The Young Draftee
Author: Monte Howell
Publisher: iUniverse (2002)
Binding: Paperback, 160 pages
Of all of the stories to come out about World War II few are written about the young 18 year old inexperienced soldiers who were thrust into a brutal part of the war. None were professional soldiers, most were draftees or civilians who were allowed to play soldier for the duration of the war. This true story identifies those everyday occurrences which a "young soldier" experiences as he goes through Army basic training, being sent overseas to an infantry replacement depot in New Guinea, never quite knowing where he was or where he was going. Finally experiencing the horrors of combat in Leyte and Luzon, Philippines and wondering if his luck was going to see him through these ordeals. The war in the South Pacific was beyond being called a brutal, savage war or some other words, which can explain what these men went through. The terrain, climate and disease those men had to fight besides the enemy was unbearable. The war in the South Pacific was a war without mercy. This is a descriptive march through history.
An 18 Year Old Soldier’s View of WWII as told by a now 77 Year Old Man
There are many stories about WWII written by generals and officers and all sorts of professional soldiers and writers. That is why it is always refreshing to read a book from one of those ‘Buck Privates' who got drafted and fought the war the hard way – without any special treatment or privileges accorded officers or those of higher rank. This book grew from what started off as just a discovery of an old box of some 100 yellowing and aging photos of his war experience. Author Monte Howell decided to label them so he could share them with his grandchildren. That small task ended up becoming a full scale effort to record his personal story from the time of the draft onward. In his humble memoir The Young Draftee he takes us along as he recalls his life journey.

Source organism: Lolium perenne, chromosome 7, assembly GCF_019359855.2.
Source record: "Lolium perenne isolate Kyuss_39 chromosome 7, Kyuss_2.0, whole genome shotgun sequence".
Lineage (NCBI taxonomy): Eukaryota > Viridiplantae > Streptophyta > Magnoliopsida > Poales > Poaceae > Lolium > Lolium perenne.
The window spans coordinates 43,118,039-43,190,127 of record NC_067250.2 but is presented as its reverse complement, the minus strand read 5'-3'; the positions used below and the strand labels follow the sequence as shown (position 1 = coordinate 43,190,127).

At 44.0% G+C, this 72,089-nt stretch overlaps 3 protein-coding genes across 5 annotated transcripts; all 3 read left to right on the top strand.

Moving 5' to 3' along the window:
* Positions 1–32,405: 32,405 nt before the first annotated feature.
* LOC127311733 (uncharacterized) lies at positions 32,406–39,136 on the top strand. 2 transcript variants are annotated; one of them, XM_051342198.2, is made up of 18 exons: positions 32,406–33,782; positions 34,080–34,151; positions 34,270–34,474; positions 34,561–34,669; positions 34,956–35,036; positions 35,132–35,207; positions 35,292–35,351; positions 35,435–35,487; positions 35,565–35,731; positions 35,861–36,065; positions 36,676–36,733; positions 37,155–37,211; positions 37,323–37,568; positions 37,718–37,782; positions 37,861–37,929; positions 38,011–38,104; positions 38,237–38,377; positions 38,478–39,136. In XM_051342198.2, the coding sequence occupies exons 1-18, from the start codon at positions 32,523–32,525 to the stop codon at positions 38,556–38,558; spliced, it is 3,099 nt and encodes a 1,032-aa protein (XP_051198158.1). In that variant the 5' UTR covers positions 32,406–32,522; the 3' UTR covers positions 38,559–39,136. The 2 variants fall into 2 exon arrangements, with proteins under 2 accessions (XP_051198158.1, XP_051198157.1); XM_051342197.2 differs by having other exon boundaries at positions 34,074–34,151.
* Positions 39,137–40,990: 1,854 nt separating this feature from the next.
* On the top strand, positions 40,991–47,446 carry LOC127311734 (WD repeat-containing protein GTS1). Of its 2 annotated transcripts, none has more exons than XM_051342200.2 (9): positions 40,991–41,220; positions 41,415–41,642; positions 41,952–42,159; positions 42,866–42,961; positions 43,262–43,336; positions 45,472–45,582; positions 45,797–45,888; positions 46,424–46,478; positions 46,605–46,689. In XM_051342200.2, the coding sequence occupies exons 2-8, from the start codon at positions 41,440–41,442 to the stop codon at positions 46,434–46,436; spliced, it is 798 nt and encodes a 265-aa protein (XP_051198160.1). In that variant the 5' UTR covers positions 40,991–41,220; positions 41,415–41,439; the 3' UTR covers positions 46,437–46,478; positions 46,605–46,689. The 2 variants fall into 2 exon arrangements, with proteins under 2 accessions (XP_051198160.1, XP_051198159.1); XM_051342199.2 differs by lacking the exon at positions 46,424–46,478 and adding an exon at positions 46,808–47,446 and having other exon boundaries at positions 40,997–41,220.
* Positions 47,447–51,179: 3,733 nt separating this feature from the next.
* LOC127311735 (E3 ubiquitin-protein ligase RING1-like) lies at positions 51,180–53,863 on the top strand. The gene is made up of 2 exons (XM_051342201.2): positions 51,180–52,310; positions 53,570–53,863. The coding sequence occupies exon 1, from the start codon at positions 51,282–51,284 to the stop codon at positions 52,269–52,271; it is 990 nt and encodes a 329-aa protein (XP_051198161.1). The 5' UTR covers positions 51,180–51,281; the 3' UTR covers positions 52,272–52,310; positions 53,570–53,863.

There is just something very special about his story and the photos that accompany it. His fighting experiences in the Pacific and the eventual occupation of Japan are rich in history. These stories told from his personal experiences and view point makes it rich and interesting. Howell takes the reader along through the islands and the battles and we see the war as it must have looked for this 18 year old man – but being told through the wisdom and body of a now 77 year old man.
I found that the last part of the book was just as interesting as the war stories because it shows more of the personality of the author. We find out that he was and is a body builder and judging by the photos, we can see why he's so competitive. He and his wife also dance and sail boats – all competitively; and successfully! I enjoyed his book and found it educational as well being very entertaining. You can read it in one sitting (less than 150 pages) and there are many good old black and white photos of interest. Recommended reading for those seeking a more personalized look at WWII.
Reviewed by: Bill McDonald (2006)